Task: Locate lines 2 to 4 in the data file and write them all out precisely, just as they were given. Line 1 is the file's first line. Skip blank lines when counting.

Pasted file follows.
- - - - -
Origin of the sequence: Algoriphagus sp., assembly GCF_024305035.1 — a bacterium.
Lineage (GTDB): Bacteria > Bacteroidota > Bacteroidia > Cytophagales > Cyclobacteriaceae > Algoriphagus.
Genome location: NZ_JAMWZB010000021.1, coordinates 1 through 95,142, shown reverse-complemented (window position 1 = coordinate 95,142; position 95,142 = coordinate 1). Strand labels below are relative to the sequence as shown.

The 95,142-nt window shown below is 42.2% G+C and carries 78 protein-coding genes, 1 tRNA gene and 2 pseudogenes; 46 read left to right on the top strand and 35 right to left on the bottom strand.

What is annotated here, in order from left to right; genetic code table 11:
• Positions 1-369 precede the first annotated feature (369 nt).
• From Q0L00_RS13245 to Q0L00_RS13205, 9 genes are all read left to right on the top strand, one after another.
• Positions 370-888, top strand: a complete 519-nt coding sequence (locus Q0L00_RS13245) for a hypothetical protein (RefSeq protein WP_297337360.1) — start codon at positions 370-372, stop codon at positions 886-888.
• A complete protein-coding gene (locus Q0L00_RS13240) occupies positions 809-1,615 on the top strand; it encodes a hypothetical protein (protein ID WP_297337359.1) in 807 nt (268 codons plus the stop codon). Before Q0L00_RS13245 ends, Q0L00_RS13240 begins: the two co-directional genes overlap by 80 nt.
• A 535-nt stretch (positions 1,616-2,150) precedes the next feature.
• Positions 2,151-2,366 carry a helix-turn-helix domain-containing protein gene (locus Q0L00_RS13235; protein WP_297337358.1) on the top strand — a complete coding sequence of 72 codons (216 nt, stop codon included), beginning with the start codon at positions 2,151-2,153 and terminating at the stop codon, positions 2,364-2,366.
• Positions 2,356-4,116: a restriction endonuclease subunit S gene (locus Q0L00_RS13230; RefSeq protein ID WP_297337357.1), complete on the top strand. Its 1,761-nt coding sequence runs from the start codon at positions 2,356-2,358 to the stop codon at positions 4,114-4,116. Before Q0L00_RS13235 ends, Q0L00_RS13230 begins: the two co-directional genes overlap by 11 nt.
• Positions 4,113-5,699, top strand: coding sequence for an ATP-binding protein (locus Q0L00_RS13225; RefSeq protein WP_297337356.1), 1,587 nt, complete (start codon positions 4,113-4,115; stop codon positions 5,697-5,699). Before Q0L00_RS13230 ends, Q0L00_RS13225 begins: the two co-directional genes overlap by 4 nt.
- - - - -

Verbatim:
Lineage (GTDB): Bacteria > Bacteroidota > Bacteroidia > Cytophagales > Cyclobacteriaceae > Algoriphagus.
Genome location: NZ_JAMWZB010000021.1, coordinates 1 through 95,142, shown reverse-complemented (window position 1 = coordinate 95,142; position 95,142 = coordinate 1). Strand labels below are relative to the sequence as shown.

The 95,142-nt window shown below is 42.2% G+C and carries 78 protein-coding genes, 1 tRNA gene and 2 pseudogenes; 46 read left to right on the top strand and 35 right to left on the bottom strand.